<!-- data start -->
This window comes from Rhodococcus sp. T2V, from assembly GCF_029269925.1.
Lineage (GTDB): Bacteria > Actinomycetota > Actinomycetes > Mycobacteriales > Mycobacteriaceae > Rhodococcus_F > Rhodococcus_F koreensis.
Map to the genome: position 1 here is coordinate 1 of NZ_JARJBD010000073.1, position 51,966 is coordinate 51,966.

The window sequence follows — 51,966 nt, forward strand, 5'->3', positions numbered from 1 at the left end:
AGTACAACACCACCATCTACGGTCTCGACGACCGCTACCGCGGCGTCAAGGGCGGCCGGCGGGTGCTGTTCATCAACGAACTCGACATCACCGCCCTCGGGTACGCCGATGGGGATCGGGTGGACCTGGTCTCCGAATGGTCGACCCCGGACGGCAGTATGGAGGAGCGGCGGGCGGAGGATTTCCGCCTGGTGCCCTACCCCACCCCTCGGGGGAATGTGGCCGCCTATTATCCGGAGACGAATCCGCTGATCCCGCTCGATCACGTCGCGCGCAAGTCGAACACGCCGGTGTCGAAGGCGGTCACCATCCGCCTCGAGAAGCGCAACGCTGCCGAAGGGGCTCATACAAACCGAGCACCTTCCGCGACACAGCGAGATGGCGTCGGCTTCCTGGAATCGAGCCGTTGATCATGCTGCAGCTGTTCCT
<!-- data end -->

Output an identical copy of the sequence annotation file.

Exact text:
This window comes from Rhodococcus sp. T2V, from assembly GCF_029269925.1.
Lineage (GTDB): Bacteria > Actinomycetota > Actinomycetes > Mycobacteriales > Mycobacteriaceae > Rhodococcus_F > Rhodococcus_F koreensis.
Map to the genome: position 1 here is coordinate 1 of NZ_JARJBD010000073.1, position 51,966 is coordinate 51,966.

The window sequence follows — 51,966 nt, forward strand, 5'->3', positions numbered from 1 at the left end:
AGTACAACACCACCATCTACGGTCTCGACGACCGCTACCGCGGCGTCAAGGGCGGCCGGCGGGTGCTGTTCATCAACGAACTCGACATCACCGCCCTCGGGTACGCCGATGGGGATCGGGTGGACCTGGTCTCCGAATGGTCGACCCCGGACGGCAGTATGGAGGAGCGGCGGGCGGAGGATTTCCGCCTGGTGCCCTACCCCACCCCTCGGGGGAATGTGGCCGCCTATTATCCGGAGACGAATCCGCTGATCCCGCTCGATCACGTCGCGCGCAAGTCGAACACGCCGGTGTCGAAGGCGGTCACCATCCGCCTCGAGAAGCGCAACGCTGCCGAAGGGGCTCATACAAACCGAGCACCTTCCGCGACACAGCGAGATGGCGTCGGCTTCCTGGAATCGAGCCGTTGATCATGCTGCAGCTGTTCCT